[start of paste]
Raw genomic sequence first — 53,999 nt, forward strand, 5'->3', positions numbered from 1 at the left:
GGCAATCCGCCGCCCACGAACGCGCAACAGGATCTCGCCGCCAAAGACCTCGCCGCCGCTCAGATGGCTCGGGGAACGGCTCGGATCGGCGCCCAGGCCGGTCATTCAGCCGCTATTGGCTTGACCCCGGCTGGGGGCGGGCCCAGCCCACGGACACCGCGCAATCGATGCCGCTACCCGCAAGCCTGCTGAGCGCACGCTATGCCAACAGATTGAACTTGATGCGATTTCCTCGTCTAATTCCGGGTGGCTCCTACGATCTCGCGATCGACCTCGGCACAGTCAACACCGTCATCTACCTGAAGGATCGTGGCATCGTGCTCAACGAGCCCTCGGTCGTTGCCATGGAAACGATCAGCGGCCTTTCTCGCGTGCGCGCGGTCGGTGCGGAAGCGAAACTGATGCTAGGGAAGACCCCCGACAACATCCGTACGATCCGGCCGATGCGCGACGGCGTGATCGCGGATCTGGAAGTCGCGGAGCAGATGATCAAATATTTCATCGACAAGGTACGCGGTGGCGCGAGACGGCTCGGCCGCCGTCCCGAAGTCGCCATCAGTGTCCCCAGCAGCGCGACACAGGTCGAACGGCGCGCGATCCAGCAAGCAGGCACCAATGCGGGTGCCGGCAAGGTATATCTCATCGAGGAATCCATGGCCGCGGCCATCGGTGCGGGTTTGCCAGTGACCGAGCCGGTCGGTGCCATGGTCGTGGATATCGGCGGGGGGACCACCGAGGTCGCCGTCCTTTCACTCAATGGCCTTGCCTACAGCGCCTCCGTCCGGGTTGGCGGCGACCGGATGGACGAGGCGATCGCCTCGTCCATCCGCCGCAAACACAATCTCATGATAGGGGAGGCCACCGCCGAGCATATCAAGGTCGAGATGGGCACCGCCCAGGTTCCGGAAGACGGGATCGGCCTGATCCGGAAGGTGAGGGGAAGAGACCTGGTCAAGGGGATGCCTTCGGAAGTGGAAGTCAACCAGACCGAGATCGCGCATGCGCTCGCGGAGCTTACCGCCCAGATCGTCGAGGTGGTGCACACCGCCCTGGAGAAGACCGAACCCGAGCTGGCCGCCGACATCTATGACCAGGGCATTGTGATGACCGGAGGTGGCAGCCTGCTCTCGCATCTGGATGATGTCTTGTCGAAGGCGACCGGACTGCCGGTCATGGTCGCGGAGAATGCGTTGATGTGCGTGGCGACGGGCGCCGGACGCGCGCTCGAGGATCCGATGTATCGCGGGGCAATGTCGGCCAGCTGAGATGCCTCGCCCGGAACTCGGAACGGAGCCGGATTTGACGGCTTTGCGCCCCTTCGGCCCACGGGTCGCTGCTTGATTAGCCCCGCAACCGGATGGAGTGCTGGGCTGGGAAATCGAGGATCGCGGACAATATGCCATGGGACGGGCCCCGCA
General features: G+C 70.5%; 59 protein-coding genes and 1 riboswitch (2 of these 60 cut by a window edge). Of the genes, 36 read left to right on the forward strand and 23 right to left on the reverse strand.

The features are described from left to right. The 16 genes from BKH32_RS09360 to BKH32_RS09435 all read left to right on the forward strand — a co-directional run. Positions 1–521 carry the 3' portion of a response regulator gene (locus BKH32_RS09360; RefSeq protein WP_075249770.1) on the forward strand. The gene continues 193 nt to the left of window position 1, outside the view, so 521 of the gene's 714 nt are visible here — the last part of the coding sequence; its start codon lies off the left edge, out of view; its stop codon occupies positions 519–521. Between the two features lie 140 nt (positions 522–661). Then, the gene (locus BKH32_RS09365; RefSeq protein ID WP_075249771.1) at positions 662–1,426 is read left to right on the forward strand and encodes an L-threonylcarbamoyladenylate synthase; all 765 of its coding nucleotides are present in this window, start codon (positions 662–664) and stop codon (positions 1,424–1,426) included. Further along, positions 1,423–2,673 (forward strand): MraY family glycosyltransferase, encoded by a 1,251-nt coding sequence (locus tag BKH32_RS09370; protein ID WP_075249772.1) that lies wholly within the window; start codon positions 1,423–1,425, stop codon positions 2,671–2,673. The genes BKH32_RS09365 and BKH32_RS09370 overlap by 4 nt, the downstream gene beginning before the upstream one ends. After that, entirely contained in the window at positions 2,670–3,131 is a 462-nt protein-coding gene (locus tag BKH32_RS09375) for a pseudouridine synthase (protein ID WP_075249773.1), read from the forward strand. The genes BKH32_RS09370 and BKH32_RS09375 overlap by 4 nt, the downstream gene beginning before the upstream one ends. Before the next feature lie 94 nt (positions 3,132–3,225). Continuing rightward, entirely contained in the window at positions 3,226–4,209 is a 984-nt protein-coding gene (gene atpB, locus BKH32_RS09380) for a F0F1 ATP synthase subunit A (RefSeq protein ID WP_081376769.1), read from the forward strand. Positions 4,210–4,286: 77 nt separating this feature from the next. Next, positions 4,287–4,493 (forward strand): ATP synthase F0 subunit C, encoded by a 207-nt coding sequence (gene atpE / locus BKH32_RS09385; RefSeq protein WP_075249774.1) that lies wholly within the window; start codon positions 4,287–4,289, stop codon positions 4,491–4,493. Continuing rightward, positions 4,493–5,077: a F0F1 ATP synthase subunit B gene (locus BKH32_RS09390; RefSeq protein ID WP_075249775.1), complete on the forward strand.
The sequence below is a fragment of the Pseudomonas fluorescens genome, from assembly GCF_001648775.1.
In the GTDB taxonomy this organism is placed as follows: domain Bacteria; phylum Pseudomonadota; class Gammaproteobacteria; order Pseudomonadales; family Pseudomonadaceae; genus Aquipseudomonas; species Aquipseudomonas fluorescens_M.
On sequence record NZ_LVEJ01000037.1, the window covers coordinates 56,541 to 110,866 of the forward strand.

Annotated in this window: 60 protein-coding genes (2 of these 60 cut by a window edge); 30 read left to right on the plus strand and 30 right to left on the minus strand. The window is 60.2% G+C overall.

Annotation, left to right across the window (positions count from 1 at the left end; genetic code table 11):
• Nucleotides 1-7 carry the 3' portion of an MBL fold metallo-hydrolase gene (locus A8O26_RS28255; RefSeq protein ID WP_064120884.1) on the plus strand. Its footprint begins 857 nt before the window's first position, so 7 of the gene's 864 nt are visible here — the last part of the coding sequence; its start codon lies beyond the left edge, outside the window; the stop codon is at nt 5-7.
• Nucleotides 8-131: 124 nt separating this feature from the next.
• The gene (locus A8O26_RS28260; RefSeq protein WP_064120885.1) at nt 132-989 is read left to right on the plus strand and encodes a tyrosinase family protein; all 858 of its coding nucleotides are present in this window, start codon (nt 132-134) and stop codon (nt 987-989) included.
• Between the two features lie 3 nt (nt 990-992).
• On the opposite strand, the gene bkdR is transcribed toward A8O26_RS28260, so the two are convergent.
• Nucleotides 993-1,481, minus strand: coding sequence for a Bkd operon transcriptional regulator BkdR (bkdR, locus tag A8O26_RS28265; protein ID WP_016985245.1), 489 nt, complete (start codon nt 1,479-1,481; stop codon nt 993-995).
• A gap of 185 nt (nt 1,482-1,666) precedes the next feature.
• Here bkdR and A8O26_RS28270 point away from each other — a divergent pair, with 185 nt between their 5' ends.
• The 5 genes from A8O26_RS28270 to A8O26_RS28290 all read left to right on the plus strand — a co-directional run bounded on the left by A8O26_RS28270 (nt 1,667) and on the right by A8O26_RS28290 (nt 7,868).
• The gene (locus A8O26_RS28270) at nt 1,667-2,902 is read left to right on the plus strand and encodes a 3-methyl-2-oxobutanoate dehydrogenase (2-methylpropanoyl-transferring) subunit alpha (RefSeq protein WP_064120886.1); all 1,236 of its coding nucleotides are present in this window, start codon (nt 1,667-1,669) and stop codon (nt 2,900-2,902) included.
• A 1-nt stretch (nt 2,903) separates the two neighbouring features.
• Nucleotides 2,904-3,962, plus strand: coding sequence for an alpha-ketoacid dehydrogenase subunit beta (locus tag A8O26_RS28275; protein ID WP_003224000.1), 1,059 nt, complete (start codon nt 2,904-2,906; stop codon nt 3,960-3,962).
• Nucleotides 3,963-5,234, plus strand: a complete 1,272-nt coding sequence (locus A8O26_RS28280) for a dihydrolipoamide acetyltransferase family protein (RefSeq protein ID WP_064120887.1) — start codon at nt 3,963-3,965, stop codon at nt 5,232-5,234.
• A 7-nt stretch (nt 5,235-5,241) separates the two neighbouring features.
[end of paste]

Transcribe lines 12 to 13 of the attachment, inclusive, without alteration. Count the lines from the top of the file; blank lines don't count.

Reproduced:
• The gene (locus A8O26_RS28260; RefSeq protein WP_064120885.1) at nt 132-989 is read left to right on the plus strand and encodes a tyrosinase family protein; all 858 of its coding nucleotides are present in this window, start codon (nt 132-134) and stop codon (nt 987-989) included.
• Between the two features lie 3 nt (nt 990-992).